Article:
The next morning, the muscles were complaining at having to be dragged up out of bed. My arms and neck were aching and I walked like a penguin down the stairs to where the food lived. The thoughts of proper etiquette went out the window as the zombie within made the tea and toast during which I muttered the odd grunts of hello to fellow walkers. How can the others get washed, dressed and look so refreshed after the previous hard day’s walking, where as I look like one of Worzel Gummidge’s offspring? Weirdly enough, the only things that were only mildly sore were my feet but as I was just congratulating myself as I walked through the bedroom door to speak to Kay, I caught my toes on the odd shaped stone wedging the door open. If it wasn’t for Kay’s face scrunching up in her attempt to not laugh at my pain, which was the funniest sight ever, I think I might have cried. Laughter’s definitely the best medicine. Once vacated Oban Backpackers, most of the group where heading over to Ben Sgulaird whilst 4 of us (Kay, Colin, Linda and myself headed over to Creach Bheinn.

We started our walk.

Loch Creran


Ohhh, Here We Go Again


The views were amazing and weather roasting when we started.



Hill Hill Hills


At the end of the path we reached a bealach and nearing Creag na Cathaig the clouds appeared, rolling over us.

Cloudy Creag na Cathaig Image

Colin (President Crag Hopper)


First Summit of Creach Bheinn (804m)


Ptarmigan in the Mist


True Summit of Creach Bheinn (810m) I’ll no be planking that


We had no views from the summits with the cloud being so thick. It had started to rain so the hat and water proofs came on. It wasn’t long before the clouds dispersed to give us clearer scenery.

Looking Westwards Towards Loch Creran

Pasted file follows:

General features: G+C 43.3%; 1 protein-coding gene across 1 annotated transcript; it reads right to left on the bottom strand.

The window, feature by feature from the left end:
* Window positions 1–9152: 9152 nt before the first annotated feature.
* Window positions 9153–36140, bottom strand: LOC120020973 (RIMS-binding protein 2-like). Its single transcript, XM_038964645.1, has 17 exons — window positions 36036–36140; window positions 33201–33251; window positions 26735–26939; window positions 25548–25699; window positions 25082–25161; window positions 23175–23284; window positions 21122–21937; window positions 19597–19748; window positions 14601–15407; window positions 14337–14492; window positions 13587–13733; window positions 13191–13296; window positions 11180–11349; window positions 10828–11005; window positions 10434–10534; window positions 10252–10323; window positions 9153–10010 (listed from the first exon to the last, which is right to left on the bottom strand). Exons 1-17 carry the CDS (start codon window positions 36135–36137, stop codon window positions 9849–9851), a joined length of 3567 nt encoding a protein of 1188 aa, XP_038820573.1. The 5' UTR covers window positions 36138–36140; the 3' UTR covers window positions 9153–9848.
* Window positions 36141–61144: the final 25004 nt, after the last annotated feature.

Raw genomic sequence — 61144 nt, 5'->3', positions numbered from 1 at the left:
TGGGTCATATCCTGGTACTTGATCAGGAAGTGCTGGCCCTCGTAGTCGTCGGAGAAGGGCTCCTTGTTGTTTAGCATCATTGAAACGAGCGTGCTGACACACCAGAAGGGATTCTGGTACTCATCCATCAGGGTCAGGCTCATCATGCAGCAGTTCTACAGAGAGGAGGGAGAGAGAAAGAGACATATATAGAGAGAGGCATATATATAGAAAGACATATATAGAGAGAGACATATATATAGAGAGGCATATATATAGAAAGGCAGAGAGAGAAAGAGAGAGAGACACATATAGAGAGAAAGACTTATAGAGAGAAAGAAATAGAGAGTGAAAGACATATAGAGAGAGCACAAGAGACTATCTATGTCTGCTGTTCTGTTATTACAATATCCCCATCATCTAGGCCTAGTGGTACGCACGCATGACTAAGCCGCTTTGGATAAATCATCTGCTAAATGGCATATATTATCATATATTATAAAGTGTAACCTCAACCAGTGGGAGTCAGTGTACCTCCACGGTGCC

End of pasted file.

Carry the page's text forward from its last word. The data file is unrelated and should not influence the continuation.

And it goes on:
Decent was very tough (for Kay and I anyway) and many times we did split-like leaps down the hill side. Colin and Linda always kept an eye on where we were (us miles behind usually) and waited on us politely as we ploughed our way through the soggy grass and heather with the odd flop onto bottom coupled with squeaks and groans. There were a lot of frogs leaping about (probably trying not to be squidged by us) and once or twice they were just about skewered onto the walking poles making frog kebabs. It was my 10th Corbett and Kay’s first and as she cursed down that hill, Kay mumbled that if all Corbetts were like this, "Cacky Bean" was going to be her last.

Descent Route (bum-slides)


We eventually arrived back at the pathway, after having to cross another raging torrent (don’t know how my legs got me over that) and with only a short way to go, we slowly walked down towards the car. After saying our goodbyes, Kay and I headed for home.

The day after was spent rubbing deep heat cream in to every muscle, freeze gel into the knee joints (why don’t I live in a bungalow or have a loo down stairs... my garden looked appealing at one point) and moisturiser onto my dry, crusty nostrils (seriously, why does my nose constantly run when out for a jaunt? And no, I don’t have a picture).

Had such an excellent, unforgettable weekend in what I think is one of the most beautiful parts of the country that I had ever been to and will visit again. Kay had an early shift the next day which must have been agony for her but now she’s well and truly back to normal and itching to get out walking again, Corbetts and all...

Me? Light exercises Monday evening made me feel better. Can’t say the same for the toe that caught on the stone and that has now turned black. Just waiting for the toe or nail to fall off but even looking at the horror that stared back at me in the mirror Monday morning and remembering how my body felt, hair a mess, black and blue bits, scraped elbows and knees and muscle weakness, every minute was worth it.

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User avatar
Location: Scotland
Activity: Mountaineer
Place: Home
Gear: My hat
Camera: Nikon D3200
Ideal day out: To never lose our dogs in the hills again

Munros: 65
Corbetts: 53
Fionas: 12
Donalds: 1
Sub 2000: 5

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Trips: 13
Distance: 135.5 km
Ascent: 1700m
Munros: 2
Corbetts: 5
Fionas: 1
Sub2000s: 1


Trips: 10
Distance: 87.5 km
Ascent: 2485m
Munros: 5
Corbetts: 3
Fionas: 1
Sub2000s: 1